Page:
He held back, however, from comparing current conditions to the ’80s. Groundwater in the province has dropped since 2016, Ojo admitted, but still sits higher than it was during the infamously dry years over three decades ago.
Wait and see
Agronomist Elizabeth Karpinchick of Tone Ag Consulting said there has been little moisture in the 24-inch soil samples her company has gathered this year.
In particular, she noted, her company has urged producers to hold back on seeding their canola, citing previously dry and cold springs where canola was planted early, only to sit ungerminated as the clock ticked down on its seed treatment against flea beetles.
“It seems like we’re not getting that early-May moisture. The canola is not taking off like it should be and it’s just sitting there and waiting to get eaten,” she said.
The yield potential of canola is more forgiving of late seeding dates than many other crops, she also noted.
Potato producers have yet a different challenge, as irrigation reservoirs that normally capture run-off fall far short of normal.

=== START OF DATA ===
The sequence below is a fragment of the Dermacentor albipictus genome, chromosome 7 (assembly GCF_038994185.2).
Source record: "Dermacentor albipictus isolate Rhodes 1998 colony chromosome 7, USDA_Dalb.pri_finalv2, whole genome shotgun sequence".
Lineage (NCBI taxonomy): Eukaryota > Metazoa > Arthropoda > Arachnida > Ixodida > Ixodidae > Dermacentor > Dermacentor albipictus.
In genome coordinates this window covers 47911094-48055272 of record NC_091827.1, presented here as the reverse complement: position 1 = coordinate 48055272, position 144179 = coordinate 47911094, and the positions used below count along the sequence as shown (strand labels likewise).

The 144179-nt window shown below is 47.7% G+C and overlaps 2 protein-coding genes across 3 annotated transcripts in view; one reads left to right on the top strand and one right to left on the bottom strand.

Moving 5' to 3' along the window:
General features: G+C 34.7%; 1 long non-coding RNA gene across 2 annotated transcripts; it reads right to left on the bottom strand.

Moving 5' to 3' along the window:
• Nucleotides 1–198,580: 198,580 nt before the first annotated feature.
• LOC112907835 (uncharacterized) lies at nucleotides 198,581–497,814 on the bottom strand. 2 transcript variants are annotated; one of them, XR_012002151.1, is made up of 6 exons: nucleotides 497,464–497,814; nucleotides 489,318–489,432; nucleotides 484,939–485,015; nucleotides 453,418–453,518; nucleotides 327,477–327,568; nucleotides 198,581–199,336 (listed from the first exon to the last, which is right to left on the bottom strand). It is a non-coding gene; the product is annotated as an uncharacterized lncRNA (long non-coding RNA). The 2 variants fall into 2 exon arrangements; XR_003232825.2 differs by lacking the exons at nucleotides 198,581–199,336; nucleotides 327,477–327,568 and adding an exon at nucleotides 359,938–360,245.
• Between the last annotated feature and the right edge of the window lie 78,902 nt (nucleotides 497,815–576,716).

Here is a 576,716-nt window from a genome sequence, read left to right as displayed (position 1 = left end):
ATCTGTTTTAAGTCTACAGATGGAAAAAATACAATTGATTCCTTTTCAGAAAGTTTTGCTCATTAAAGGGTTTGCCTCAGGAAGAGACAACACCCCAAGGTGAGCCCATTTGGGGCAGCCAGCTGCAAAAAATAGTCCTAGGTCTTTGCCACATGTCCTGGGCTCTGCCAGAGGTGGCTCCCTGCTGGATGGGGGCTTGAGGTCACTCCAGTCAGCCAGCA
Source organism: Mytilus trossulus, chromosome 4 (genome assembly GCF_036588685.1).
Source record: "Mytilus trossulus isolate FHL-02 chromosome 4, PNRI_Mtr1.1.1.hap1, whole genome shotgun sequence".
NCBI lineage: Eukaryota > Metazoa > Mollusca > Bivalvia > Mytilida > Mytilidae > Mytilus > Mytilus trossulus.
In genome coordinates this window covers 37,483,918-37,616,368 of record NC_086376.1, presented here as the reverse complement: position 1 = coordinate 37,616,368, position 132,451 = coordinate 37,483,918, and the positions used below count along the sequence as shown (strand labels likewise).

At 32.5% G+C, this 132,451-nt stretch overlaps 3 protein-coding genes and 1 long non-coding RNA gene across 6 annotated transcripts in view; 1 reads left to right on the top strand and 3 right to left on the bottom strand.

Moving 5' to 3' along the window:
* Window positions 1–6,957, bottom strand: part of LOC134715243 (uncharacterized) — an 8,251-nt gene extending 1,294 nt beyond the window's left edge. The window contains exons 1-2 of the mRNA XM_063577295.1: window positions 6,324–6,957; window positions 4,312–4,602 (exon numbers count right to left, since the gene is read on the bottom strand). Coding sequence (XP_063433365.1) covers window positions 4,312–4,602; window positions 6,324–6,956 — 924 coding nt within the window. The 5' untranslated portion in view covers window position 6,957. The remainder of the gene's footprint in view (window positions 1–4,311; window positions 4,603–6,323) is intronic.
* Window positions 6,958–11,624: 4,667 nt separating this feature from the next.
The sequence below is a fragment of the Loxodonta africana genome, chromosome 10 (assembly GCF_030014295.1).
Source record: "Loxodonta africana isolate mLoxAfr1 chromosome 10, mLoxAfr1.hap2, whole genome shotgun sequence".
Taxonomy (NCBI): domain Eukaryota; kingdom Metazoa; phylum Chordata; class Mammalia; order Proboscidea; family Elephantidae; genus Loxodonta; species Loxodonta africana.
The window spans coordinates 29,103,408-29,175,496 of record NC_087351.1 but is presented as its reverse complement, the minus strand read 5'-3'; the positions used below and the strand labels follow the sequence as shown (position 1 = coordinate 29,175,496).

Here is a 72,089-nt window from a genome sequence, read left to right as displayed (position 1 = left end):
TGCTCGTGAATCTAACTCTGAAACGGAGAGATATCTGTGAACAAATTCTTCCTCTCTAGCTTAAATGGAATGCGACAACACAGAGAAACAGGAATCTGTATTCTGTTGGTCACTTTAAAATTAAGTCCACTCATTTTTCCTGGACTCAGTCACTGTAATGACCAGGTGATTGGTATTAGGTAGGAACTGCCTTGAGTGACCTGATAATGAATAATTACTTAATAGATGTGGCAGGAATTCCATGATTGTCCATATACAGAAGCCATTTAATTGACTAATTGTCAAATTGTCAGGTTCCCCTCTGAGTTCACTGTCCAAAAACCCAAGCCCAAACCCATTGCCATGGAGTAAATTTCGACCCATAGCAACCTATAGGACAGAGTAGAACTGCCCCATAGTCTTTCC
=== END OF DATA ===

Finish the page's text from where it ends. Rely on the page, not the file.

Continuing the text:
“There just won’t be water available for some of those operations that rely on those spring-filled reservoirs. There’s no water in some of them,” said Dan Sawatzky, manager of the Keystone Potato Producers Association. “Some of them are planting their fields hoping maybe that there will be a chance to capture water or maybe there’s timely rains throughout the summer that will give them the crop they need.”
Others, who access irrigation out of larger bodies of water, have so far been more lucky, he noted.
Unlike smaller-seeded crops, potato producers were generally able to plant down into moisture, he said, but noted that, like everyone else, their producers are in dire need of future rain.
Livestock hit hard
Concern over the 2021 season is no longer hypothetical for the livestock sector, Fulton said.
Earlier this year, forage experts raised the worrying prospect of another season like 2019. That year, which also kicked off with a dry winter and saw little rain through the growing season, saw swaths of the province in a state of agricultural disaster. Pastures failed; forage yields fell dramatically and hay prices skyrocketed.